Step-Up + Backward Lunge

By Leslie Gillies, Assistant Head Coach of the UT Martin Women’s Soccer Team

  1. Step with right foot onto box, pressing the right heel down while pushing off with the left leg and bringing it next to your right foot.
    Leslie standing upright with right foot planted on step
  2. Pause then step your left leg down in a slow, controlled manner 6-12 inches from the box. Let your right foot follow once the left has safely made contact with the ground.
    Leslie stands upright on step
  3. Step the foot back, landing on the ball of the foot. As this occurs, bend both knees and drop your hips straight down.
    Leslie standing upright with right foot planted on step
  4. When your front thigh is parallel with the floor, extend your knees and hips to stand back up to the start position. The leg you step up with is the same leg you step back with on the backward lunge.
    Leslie lunges in squat position with left foot forward and her right knee bend downward


Novice: Novice individuals should use a box that is significantly lower (i.e. ankle or shin height)

Active: Individuals who are very active in strength training may select a box that is no higher than knee height and add dumbbells held at one’s side.

No box: If no box is available, using the bottom step of a stair would also work.

High Plank w/ Variations

By Chris Gillies, UT Martin Strength and Conditioning Coach

Performing the high plank and its different variations can offer excellent options for those who are looking to improve their fitness level. A high plank is simply the “up” position of a push-up and can be performed on time (i.e. 30 seconds) or by number of repetitions (i.e. 10 touches per side).

Proper Positioning

Chris Gillies with both hands on floor balancing on toes

    • Hand Position – Hands are placed under one’s shoulders while being shoulder width apart. Fingers point forward and elbows are fully extended.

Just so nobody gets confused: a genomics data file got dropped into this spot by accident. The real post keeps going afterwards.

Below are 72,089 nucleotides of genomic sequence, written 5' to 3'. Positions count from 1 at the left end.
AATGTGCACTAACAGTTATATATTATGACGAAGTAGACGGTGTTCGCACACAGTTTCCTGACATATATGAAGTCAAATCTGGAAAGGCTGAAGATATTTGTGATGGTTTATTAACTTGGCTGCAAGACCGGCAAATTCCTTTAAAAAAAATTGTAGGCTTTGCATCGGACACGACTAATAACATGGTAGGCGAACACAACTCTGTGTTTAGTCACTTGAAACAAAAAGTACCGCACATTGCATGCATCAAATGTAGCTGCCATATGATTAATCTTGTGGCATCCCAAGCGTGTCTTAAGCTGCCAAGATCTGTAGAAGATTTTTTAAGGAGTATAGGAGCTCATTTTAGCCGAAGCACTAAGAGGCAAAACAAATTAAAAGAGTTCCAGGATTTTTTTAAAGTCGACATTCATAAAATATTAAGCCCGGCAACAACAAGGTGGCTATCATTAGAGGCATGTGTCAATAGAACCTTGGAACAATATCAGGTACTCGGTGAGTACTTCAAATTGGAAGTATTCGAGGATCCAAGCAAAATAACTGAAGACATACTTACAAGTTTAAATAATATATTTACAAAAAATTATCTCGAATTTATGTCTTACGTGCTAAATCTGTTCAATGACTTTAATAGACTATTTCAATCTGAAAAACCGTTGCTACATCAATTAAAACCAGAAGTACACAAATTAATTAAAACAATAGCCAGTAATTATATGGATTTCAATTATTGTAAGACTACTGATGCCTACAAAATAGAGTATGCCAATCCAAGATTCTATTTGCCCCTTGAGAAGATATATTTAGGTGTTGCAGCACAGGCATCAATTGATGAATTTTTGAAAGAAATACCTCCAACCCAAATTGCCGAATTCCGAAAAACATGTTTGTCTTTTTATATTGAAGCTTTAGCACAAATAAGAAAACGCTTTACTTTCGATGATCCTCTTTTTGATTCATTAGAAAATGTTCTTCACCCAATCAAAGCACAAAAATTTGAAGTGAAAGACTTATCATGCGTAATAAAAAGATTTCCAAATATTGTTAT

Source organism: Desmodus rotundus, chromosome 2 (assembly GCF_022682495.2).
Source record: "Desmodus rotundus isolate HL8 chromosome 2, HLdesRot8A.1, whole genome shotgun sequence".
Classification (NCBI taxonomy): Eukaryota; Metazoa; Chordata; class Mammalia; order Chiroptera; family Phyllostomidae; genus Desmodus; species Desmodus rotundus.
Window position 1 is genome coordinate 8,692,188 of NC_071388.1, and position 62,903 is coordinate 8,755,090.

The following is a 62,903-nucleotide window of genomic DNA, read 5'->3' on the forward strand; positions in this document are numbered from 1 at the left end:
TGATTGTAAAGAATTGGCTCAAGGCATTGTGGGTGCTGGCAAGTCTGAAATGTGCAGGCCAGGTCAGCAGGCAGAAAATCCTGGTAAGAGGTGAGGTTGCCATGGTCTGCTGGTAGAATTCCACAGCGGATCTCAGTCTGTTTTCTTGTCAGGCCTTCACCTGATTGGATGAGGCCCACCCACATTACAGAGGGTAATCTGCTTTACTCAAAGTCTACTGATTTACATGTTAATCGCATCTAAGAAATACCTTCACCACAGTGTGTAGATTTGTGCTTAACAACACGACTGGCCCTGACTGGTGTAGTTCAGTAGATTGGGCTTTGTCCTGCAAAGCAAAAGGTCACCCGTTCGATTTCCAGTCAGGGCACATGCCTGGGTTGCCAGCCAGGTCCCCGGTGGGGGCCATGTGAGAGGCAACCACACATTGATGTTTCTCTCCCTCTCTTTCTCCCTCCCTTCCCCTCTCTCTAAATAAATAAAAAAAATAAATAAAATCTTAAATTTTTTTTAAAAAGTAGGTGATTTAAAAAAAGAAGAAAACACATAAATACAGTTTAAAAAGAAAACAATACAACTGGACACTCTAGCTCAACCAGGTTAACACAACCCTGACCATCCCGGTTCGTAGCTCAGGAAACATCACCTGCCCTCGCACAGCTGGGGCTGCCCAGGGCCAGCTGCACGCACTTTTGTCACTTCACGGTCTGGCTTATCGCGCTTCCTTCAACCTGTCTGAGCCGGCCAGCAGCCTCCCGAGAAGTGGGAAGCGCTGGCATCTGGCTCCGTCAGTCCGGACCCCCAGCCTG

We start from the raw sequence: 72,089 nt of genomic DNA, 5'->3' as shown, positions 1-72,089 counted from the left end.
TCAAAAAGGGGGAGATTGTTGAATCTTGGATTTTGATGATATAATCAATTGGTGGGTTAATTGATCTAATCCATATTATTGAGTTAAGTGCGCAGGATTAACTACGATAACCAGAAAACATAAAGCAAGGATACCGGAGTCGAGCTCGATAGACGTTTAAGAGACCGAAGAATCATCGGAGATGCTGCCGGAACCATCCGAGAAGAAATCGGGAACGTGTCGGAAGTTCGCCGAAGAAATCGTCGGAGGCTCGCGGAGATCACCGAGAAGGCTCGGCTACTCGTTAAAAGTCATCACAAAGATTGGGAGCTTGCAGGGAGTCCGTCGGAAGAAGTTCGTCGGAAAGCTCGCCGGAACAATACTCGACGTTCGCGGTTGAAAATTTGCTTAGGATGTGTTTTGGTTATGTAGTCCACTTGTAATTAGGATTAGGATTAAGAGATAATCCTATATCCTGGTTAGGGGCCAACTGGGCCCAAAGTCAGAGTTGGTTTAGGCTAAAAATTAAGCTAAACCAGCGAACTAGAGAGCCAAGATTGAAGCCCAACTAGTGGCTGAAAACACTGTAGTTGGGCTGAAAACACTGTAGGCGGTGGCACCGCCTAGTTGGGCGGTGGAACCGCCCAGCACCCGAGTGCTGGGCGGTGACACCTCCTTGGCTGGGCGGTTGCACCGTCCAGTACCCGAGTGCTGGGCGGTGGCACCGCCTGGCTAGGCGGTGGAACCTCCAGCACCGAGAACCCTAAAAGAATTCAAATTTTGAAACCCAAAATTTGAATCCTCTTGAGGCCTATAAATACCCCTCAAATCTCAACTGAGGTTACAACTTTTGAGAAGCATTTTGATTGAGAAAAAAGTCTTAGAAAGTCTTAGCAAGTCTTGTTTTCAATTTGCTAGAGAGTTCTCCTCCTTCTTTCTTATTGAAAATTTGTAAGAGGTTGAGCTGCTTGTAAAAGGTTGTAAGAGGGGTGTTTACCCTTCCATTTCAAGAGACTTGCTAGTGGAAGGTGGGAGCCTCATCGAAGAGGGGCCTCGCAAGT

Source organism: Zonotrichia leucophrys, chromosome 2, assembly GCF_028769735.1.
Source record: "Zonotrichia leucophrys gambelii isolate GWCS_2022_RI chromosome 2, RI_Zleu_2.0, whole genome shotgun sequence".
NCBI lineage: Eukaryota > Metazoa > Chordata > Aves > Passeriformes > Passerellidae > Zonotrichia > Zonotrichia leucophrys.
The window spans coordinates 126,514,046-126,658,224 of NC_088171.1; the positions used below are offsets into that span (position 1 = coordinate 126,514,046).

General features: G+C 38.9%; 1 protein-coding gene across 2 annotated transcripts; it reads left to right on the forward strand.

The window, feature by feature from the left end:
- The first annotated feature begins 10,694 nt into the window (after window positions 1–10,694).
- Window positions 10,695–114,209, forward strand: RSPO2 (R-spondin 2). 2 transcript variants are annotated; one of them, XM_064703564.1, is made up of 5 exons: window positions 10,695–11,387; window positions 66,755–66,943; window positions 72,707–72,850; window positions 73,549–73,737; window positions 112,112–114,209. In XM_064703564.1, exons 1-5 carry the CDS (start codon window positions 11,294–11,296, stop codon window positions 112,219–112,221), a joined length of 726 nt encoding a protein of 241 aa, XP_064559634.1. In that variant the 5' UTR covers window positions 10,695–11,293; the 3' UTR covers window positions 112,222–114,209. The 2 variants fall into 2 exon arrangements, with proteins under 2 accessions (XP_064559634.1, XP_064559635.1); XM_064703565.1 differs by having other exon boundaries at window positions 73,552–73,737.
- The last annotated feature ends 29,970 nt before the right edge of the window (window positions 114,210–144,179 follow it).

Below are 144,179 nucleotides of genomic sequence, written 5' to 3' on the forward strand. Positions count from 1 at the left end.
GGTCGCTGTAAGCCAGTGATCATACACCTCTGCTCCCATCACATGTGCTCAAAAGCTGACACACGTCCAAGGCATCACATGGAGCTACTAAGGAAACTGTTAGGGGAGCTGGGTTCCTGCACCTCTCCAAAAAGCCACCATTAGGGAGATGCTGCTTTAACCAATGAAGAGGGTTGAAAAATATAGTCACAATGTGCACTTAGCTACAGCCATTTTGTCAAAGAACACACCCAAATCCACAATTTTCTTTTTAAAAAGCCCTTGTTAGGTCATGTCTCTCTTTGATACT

• Foot Position – Feet should be no wider than hip width with weight pressed forward on the tip toes.
    • Flat Back – One’s head should be in front of their hands, forcing the chest to be located between the hands. Force the abdominals and lower back to tighten by squeezing the buttocks together while drawing in the belly button to the spine.


      1. Add an alternating toe tap
        Chris Gillies plants both hands on floor stretching right leg
      2. Alternate moving the knees to the chest
        Chris Gillies in crouching position with one knee forward
      3. Incorporate an alternating shoulder tap (touch the right shoulder with the left hand, return to the high plank, followed by touching the left shoulder with the right hand, repeat)
        Chris Gillies positioning one hand on his chest, one hand on floor

Common mistakes include the hips rising up due to the weight shifting back and the head no longer in front of the hands, and the hips sinking to the ground because of not drawing in the belly button and tightening the buttocks. As one begins to tire, these mistakes can become more evident.

Benefits of the Exercise: Many times individuals feel they must go the gym and use weights and machines to get a proper workout. This could not be further from the truth. One’s own body weight can provide great challenges.

What the Exercise Targets: Holding this position challenges the chest, shoulders, abdominals, and back.

Erica Jenkins HeadshotErica Jenkins  Contact
UT System Administration

Erica joined the UT System Office of Communications and Marketing in 2011 and currently serves as public relations associate, specializing in measurement and analytics and managing communication planning for government relations and advocacy initiatives. When she’s not involved in community and campus organizations, Erica enjoys deep sea fishing with her family and working on music. 

Why I Play Paddleball

By Scott Gordy

Why I Play Paddleball:
Because I have a blast doing it! We’ve got a group of 10 to 12 people who play at lunch two or three times a week. If the weather’s nice, we play outside, and if not, we use the campus rec center.

My Motivation:
Physical activity helps me clear my mind, refocus and boost my metabolism. Going out there puts a fresh perspective on things and sometimes even helps me solve problems—a change of scenery can be good for that.

My Wellness Goal:
I try to keep my weight in check and focus on cardiovascular health.

Scott Gordy  Contact
UT Institute for Public Service
IT Manager